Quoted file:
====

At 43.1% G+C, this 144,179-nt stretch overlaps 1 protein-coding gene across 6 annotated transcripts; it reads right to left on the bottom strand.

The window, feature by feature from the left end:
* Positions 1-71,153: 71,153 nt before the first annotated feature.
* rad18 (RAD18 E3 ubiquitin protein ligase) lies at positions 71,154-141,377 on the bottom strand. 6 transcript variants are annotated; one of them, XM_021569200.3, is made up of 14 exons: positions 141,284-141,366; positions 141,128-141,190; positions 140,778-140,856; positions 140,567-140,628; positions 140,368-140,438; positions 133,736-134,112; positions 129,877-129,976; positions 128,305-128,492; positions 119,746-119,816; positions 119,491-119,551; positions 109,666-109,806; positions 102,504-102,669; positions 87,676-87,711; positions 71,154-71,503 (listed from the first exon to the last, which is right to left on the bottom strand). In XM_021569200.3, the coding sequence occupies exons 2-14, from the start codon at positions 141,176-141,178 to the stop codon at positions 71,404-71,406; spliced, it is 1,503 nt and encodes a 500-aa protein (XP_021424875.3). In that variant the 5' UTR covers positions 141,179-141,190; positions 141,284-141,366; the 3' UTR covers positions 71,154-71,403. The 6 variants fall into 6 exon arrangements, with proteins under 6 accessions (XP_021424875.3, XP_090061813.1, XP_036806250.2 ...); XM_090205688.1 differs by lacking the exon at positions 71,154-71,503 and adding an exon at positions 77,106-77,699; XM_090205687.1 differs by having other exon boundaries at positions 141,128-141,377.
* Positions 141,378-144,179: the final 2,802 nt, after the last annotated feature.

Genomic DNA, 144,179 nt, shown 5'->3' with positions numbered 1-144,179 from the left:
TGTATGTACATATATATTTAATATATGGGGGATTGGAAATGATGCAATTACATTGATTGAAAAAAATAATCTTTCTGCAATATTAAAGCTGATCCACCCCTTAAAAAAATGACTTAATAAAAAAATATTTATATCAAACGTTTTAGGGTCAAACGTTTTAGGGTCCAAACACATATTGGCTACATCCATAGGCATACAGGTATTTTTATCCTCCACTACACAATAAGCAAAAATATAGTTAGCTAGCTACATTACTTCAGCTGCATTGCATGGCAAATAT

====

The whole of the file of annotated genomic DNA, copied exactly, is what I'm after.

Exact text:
At 43.1% G+C, this 144,179-nt stretch overlaps 1 protein-coding gene across 6 annotated transcripts; it reads right to left on the bottom strand.

The window, feature by feature from the left end:
* Positions 1-71,153: 71,153 nt before the first annotated feature.
* rad18 (RAD18 E3 ubiquitin protein ligase) lies at positions 71,154-141,377 on the bottom strand. 6 transcript variants are annotated; one of them, XM_021569200.3, is made up of 14 exons: positions 141,284-141,366; positions 141,128-141,190; positions 140,778-140,856; positions 140,567-140,628; positions 140,368-140,438; positions 133,736-134,112; positions 129,877-129,976; positions 128,305-128,492; positions 119,746-119,816; positions 119,491-119,551; positions 109,666-109,806; positions 102,504-102,669; positions 87,676-87,711; positions 71,154-71,503 (listed from the first exon to the last, which is right to left on the bottom strand). In XM_021569200.3, the coding sequence occupies exons 2-14, from the start codon at positions 141,176-141,178 to the stop codon at positions 71,404-71,406; spliced, it is 1,503 nt and encodes a 500-aa protein (XP_021424875.3). In that variant the 5' UTR covers positions 141,179-141,190; positions 141,284-141,366; the 3' UTR covers positions 71,154-71,403. The 6 variants fall into 6 exon arrangements, with proteins under 6 accessions (XP_021424875.3, XP_090061813.1, XP_036806250.2 ...); XM_090205688.1 differs by lacking the exon at positions 71,154-71,503 and adding an exon at positions 77,106-77,699; XM_090205687.1 differs by having other exon boundaries at positions 141,128-141,377.
* Positions 141,378-144,179: the final 2,802 nt, after the last annotated feature.

Genomic DNA, 144,179 nt, shown 5'->3' with positions numbered 1-144,179 from the left:
TGTATGTACATATATATTTAATATATGGGGGATTGGAAATGATGCAATTACATTGATTGAAAAAAATAATCTTTCTGCAATATTAAAGCTGATCCACCCCTTAAAAAAATGACTTAATAAAAAAATATTTATATCAAACGTTTTAGGGTCAAACGTTTTAGGGTCCAAACACATATTGGCTACATCCATAGGCATACAGGTATTTTTATCCTCCACTACACAATAAGCAAAAATATAGTTAGCTAGCTACATTACTTCAGCTGCATTGCATGGCAAATAT